Privacy Enhancing Technologies for Biometric Data 2016
What: A day dedicated to enhancing privacy for biometric data
Biometric data is being used today in the computer security industry more
than ever, and the reliance on it will only increase. Facial recognition for
user's authentication and key derivation from biometric features have become
a common and widespread technology. At the same time, the privacy of this
information lags behind. This problem is highlighted by the simple fact that
biometric traits (unlike passwords or tokens) are harder to replace, and are
considered very personal.
Following the success of last year's workshop (site available
we will hold the "Privacy Enhancing Technologies for Biometric Data 2016"
workshop this year as well.
The workshop is dedicated to research in privacy enhancing technologies
for biometric data. We will present
the state of the art results concerning privacy in the context of biometric
data and discuss the what technology can do to improve the state of
biometric data's privacy.
The day will contain a few lectures, as well as a panel for discussions, and should serve as a meeting point for parties interested in the topic.
When: Sunday, 17.1.16
The date was chosen such that if you attend TTC 2016(a), you could extend your stay in Israel a bit, to participate. If you happen to be attending the Bar-Ilan Winter
School - you may also be interested in visiting us.
Where: Education Building, Room 570, University of Haifa, Haifa, Israel
The day will take place at the Caesarea Rothschild Institute facilities - Room 570 of the education building
in the University of
Haifa. For the university's map click here.
Car access will be granted to registered participants (though parking is
Accessing the university using public transportation is easy given the
abundance of bus routes that reach it. Important bus routes:
For the complete list of buses, please consult this list or buses information.
- From the Hof Hacarmel train station (Haifa's southest train station) -
46 or 146 go direct. If in a hurry, grab any bus that goes to Horev
Center (11,29,123,132,133), and change in Horev center (please note that 29
is the best option for the changing, as you change buses with no need to
- From Lev Hamifratz train station (Haifa's first station coming from the
north): buses 141, 143, or 146.
- From Horev center: buses 24,30,36,37,37a,137,46,146,224, or 237.
Registration is free to all.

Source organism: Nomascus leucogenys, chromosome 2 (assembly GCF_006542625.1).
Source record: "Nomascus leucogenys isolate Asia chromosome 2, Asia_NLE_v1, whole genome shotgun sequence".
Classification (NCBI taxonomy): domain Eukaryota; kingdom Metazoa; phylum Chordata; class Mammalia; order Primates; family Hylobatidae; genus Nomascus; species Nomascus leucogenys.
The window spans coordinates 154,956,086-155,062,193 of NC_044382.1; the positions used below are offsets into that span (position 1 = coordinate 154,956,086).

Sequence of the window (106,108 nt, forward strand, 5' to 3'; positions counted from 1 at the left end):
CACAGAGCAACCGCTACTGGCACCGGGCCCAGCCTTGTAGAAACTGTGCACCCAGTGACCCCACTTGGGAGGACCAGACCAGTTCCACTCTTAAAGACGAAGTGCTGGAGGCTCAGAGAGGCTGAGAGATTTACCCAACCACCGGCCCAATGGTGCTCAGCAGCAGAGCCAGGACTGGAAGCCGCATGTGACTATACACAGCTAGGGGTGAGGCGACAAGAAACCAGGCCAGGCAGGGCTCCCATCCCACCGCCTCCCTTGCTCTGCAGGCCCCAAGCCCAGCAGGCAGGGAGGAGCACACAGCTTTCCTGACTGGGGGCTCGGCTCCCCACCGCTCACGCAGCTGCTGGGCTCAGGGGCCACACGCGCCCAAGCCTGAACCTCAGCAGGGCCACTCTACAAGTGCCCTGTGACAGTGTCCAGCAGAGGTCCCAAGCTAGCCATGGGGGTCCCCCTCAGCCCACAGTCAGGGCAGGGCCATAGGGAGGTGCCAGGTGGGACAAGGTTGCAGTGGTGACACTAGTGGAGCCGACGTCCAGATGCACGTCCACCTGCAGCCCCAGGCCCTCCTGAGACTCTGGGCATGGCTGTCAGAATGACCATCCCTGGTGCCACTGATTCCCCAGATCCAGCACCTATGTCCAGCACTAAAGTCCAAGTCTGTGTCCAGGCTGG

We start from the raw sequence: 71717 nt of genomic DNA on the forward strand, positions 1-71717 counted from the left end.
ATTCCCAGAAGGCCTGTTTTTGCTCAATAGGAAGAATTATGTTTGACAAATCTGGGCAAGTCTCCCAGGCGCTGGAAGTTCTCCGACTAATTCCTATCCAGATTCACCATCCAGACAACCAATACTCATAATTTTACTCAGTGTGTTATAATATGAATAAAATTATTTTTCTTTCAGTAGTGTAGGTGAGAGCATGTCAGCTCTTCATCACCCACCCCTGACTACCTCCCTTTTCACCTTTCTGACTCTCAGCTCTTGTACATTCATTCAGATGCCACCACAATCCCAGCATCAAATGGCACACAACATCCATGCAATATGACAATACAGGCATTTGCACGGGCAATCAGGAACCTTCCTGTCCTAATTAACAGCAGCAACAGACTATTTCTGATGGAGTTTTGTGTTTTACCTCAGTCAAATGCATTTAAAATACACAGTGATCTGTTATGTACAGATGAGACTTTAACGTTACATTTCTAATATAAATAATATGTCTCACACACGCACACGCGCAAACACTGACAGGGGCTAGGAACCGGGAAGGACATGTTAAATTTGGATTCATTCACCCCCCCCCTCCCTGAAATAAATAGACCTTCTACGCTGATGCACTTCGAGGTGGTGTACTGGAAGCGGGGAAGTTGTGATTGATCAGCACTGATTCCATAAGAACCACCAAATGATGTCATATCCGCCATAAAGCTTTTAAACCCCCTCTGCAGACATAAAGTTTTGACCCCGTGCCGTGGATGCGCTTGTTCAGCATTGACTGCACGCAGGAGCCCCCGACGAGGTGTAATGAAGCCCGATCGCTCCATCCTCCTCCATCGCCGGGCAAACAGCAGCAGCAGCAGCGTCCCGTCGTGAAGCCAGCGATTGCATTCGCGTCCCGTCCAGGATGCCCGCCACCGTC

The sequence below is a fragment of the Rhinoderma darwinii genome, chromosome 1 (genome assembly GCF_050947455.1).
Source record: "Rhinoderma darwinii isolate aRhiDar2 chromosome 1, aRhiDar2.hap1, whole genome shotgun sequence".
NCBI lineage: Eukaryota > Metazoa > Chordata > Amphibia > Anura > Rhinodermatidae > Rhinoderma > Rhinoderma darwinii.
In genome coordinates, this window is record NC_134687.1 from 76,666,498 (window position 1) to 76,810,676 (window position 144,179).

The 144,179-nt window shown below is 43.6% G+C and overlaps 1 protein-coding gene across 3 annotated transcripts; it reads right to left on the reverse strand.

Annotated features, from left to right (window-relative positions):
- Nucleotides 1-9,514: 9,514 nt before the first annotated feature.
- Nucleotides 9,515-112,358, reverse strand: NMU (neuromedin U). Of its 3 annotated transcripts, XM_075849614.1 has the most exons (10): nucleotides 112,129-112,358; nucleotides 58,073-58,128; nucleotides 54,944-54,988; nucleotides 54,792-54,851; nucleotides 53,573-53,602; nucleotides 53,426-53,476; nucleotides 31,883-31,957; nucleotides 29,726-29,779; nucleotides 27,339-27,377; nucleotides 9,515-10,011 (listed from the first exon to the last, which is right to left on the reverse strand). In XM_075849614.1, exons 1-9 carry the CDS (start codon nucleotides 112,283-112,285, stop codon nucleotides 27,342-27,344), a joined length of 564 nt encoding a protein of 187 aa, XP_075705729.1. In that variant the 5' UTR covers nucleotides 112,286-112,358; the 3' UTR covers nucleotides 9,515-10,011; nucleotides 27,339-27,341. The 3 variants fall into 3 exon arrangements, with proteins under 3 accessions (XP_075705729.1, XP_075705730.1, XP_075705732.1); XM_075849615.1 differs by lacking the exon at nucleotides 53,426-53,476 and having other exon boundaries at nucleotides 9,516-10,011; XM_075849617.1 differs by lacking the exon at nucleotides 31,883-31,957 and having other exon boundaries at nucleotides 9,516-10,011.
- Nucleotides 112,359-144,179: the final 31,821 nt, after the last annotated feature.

To register, please fill in the form at here.
The program is as follows:
||Gathering & Coffee
||Welcome and opening remarks
||Dan Feldman (University of Haifa, Israel): Private Core-Sets for Face Identification (Slides)
||Mahmood Sharif (CMU, USA): Biometric Authentication and Key-Derivation: Closing the Gap between
Theory and Practice (Slides Video)
||Stuart Gibson (University of Kent, UK): Interactive evolutionary generation of facial composites for locating suspects in criminal investigations (Slides)
||Lunch break (provided for registered participants)
||Niva Elkin-Koren (University of Haifa, Israel): Lost in Translation: Rethinking the Legal Protection of Privacy in Biometric Data (Slides)
||Kobbi Nissim (Ben-Gurion University, Israel and Harvard, USA): Do computer science definitions of privacy satisfy legal definitions of privacy? The case of FERPA and differential privacy (Slides)
||Julien Bringer (Morpho, France): Better know your limits and adversaries: A practical view on various template protection and key binding schemes (Slides)
||Panel: The Future of Privacy for Biometric Data:
Moderator: Orr Dunkelman (University of Haifa, Israel)
- Niva Elkin-Koren (University of Haifa, Israel)
- Julio Hernandez-Castro (University of Kent, UK)
- Kobbi Nissim (Ben-Gurion University, Israel and Harvard, USA)
- Rita Osadchy (University of Haifa, Israel)
The university can help in booking accommodations in Haifa's hotels
with a special price.
Workshop attendees who require accommodations should contact
Ms. Friedlander at the University (email
address: dfridl1 (at-sign) univ (dot) haifa (dot) ac (dot) il).
The day is organized by Rita Osadchy
and Orr Dunkelman.
The generous support of the Caesarea Rothschild Institute is highly appreciated, as well as the help offered by
the Technion's Center for Computer Engineering.